In a recent issue of Game Informer, Matt Miller describes the addition of a new mechanic to the Assassin’s Creed series that involves taking on what Ubisoft Sofia is calling “personas” in Assassin’s Creed: Liberation. Miller explains that the first female protagonist in an Assassin’s Creed game, Aveline, is “a woman of mixed race who also has access to significant financial resources,” and as a result that the character will have “access to three personas as she wanders New Orleans [. . .] each represented by a change in abilities and clothing (“10 Cool Features You Don’t Know about Assasssin’s Creed III . . . and 5 More from Assassin’s Creed: Liberation, Game Informer. November 2012. p. 97). Barring the persona of the assassin, the two other personas available to Aveline are “the lady persona,” which consists of “the constraining dress of an affluent New Orleans woman” that will limit “her mobility [. . .], but she [will] gain the ability to charm her way past soldiers and other obstacles that would stand in her way.” The final persona puts her in the guise of “a local slave,” which allows her to “slip unnoticed past opponents or incite a riot with the local populace.”
Fans of the series will probably immediately recognize that what has previously been a mechanic enacted in the Assassin’s Creed series by hiring groups of prostitutes, gypsies, mercenaries, and thieves in order to create distractions and throw off guards in this stealth series has now become a mechanic directly associated with the protagonist herself. Now Aveline’s disguises will allow her to do what otherwise had previously only been accomplished by hiring some outside help.
My initial response to reading about the idea was an uncomfortable feeling of uncertainty. Clearly, what Ubisoft Montreal means to do with these personas is essentially turn the concept of “passing” into a game mechanic. Clearly the game mechanic is tied to Aveline’s mixed racial identity and thus she is performing what was sometimes practiced among people of mixed race throughout the history of the United States, especially in the years before the passage of the Civil Rights Amendment. By taking advantage of the perception that a lighter skin color means “whiteness,” she can take on the persona of a “white woman” and gain social advantages that she lacks as a “black woman” within this period of American history. My discomfort probably arose from the idea of seemingly “reducing” this complicated and sometimes controversial social practice to a simple game mechanism.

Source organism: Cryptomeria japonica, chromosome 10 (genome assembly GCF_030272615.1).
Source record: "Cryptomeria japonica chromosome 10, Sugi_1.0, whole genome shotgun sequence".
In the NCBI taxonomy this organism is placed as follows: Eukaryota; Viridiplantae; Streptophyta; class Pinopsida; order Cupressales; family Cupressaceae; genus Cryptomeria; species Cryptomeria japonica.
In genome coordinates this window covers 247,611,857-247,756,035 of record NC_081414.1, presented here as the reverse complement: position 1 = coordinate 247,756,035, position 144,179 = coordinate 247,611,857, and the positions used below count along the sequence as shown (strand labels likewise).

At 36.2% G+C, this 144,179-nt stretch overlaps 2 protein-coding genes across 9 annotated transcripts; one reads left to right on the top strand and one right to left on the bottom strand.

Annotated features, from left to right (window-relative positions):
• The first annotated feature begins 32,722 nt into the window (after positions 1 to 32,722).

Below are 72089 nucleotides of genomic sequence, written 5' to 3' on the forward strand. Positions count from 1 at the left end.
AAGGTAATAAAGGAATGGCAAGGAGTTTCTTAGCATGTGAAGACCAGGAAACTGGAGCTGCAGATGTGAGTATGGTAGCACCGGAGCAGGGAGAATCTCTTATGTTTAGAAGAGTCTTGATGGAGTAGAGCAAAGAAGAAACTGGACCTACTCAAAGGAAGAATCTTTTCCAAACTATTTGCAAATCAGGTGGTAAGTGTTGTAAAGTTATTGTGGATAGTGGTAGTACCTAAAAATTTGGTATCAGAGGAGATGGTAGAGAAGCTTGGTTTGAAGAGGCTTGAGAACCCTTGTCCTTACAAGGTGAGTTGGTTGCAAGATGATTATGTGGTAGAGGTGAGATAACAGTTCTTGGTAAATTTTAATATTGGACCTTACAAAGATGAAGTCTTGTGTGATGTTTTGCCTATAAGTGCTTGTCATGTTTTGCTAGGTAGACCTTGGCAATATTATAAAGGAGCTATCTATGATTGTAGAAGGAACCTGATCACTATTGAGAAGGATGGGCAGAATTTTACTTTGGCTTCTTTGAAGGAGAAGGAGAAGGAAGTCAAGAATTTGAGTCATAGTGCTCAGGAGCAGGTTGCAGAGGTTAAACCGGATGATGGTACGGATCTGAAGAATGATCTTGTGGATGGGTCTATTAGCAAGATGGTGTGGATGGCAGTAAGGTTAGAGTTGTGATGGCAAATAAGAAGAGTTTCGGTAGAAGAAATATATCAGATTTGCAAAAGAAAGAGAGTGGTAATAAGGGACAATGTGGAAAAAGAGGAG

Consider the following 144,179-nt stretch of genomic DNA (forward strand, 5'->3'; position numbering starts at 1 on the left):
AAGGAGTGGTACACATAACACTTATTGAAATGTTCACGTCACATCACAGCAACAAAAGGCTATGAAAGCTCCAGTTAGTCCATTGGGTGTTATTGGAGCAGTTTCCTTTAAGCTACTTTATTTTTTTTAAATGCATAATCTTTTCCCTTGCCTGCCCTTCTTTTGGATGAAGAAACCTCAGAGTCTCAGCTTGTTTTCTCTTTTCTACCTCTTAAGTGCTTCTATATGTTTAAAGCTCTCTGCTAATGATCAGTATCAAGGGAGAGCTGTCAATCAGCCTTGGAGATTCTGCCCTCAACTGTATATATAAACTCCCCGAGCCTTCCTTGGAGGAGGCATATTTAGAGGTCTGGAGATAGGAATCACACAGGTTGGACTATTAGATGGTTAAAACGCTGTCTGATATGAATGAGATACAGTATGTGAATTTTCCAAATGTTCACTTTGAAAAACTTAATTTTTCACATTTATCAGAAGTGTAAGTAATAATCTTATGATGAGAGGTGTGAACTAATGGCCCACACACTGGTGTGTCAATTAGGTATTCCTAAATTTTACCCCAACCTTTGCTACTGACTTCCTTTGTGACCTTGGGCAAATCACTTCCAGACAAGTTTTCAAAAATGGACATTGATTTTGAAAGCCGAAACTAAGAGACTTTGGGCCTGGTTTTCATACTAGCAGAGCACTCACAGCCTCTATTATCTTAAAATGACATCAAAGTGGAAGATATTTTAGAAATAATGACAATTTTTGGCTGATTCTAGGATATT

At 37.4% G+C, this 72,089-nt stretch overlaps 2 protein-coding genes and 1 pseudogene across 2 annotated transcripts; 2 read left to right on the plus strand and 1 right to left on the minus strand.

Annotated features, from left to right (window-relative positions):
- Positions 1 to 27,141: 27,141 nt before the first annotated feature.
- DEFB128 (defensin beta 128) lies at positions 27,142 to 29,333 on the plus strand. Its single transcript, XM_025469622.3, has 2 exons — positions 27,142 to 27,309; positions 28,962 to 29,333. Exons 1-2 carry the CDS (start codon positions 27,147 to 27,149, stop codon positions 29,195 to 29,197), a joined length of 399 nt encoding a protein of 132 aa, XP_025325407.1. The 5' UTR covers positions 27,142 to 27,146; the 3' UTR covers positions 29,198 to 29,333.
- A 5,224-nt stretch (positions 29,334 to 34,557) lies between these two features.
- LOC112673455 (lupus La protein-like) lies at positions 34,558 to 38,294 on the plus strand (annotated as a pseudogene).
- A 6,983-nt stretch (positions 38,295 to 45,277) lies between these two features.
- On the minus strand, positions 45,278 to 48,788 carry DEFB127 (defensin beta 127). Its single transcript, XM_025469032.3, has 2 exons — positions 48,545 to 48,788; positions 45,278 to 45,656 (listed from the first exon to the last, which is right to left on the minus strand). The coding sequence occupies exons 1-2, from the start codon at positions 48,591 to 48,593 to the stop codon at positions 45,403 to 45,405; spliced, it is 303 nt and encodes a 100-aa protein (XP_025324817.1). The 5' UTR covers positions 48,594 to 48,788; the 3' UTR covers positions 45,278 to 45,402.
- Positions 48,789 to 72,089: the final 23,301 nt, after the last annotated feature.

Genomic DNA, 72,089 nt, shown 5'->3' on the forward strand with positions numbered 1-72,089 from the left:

However, since I teach American literature to university students, it then occurred to me how infrequently my students are unaware of this practice and its history at all. Commonly, at some point in a survey of American literature the idea of passing comes up (be it in talking about the work of William Faulkner or the stories of Jean Toomer or a number of other American writers, especially those whose works often take place in the South). The concept is one that students, both black and white, seem to have never learned about in any American History course, and they often find the idea to be an entirely foreign and discomfiting one having grown up in post-Civil Rights America and having no real context to place the idea in.
With that in mind, this made me begin to consider the potential value of experiencing directly the concept of donning and discarding racial identities. What is interesting about this simulation of passing in Liberation is how it clearly acknowledges and seemingly has the potential to make players realize the complicated nature of racial identity and how it is related to both appearance and performance. By donning a racial identity, Aveline will be seen and treated differently were she to “wear” the guise of another such identity. This experience of passing as a meaningful practice, taking advantage of the benefits of “being white” in a culture dominated by that racial group and then seeing how that changes when one no longer can claim those same advantages by dint of how one is seen and evaluated by others could be a more instructive and compelling experience than any rote explanation of this idea could.
I don’t know if Ubisoft Sofia will ultimately be able to pull off this mechanic in anything more than a superficial way, but I find myself somewhat excited to see what might result from doing so. This medium does allow one to adopt and perform a multitude of identities, which in part is what seems to make it a uniquely personal experience by comparison to film or literature and the like. And while certainly the reality of someone else’s experience of identity likely will never be simulated perfectly, the idea of making players acutely aware of how racial identities are shaped by a culture’s assumptions about appearance and performance by practicing the idea within a historical context, again, seems like it has the possibility of providing a form of instruction that maybe only this medium could provide.
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// Moving Pixels
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